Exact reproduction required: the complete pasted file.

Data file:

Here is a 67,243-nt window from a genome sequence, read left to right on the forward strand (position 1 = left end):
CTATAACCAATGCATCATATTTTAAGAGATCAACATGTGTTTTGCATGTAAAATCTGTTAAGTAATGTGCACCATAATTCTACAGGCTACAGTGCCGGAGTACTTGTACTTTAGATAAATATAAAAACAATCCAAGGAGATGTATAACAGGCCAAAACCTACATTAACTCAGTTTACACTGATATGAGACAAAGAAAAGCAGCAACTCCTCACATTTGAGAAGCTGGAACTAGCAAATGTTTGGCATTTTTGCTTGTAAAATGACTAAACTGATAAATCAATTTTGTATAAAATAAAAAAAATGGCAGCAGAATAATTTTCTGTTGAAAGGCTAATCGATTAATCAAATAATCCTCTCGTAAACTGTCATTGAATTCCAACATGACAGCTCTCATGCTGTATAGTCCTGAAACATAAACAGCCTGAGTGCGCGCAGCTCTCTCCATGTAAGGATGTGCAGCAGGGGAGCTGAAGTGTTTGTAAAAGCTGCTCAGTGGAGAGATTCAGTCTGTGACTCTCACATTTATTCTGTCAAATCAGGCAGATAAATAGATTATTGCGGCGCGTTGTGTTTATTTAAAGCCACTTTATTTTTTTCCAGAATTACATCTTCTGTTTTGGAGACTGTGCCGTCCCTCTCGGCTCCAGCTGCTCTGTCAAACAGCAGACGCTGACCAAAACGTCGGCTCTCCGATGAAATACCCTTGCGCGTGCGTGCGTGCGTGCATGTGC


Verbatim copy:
Here is a 67,243-nt window from a genome sequence, read left to right on the forward strand (position 1 = left end):
CTATAACCAATGCATCATATTTTAAGAGATCAACATGTGTTTTGCATGTAAAATCTGTTAAGTAATGTGCACCATAATTCTACAGGCTACAGTGCCGGAGTACTTGTACTTTAGATAAATATAAAAACAATCCAAGGAGATGTATAACAGGCCAAAACCTACATTAACTCAGTTTACACTGATATGAGACAAAGAAAAGCAGCAACTCCTCACATTTGAGAAGCTGGAACTAGCAAATGTTTGGCATTTTTGCTTGTAAAATGACTAAACTGATAAATCAATTTTGTATAAAATAAAAAAAATGGCAGCAGAATAATTTTCTGTTGAAAGGCTAATCGATTAATCAAATAATCCTCTCGTAAACTGTCATTGAATTCCAACATGACAGCTCTCATGCTGTATAGTCCTGAAACATAAACAGCCTGAGTGCGCGCAGCTCTCTCCATGTAAGGATGTGCAGCAGGGGAGCTGAAGTGTTTGTAAAAGCTGCTCAGTGGAGAGATTCAGTCTGTGACTCTCACATTTATTCTGTCAAATCAGGCAGATAAATAGATTATTGCGGCGCGTTGTGTTTATTTAAAGCCACTTTATTTTTTTCCAGAATTACATCTTCTGTTTTGGAGACTGTGCCGTCCCTCTCGGCTCCAGCTGCTCTGTCAAACAGCAGACGCTGACCAAAACGTCGGCTCTCCGATGAAATACCCTTGCGCGTGCGTGCGTGCGTGCATGTGC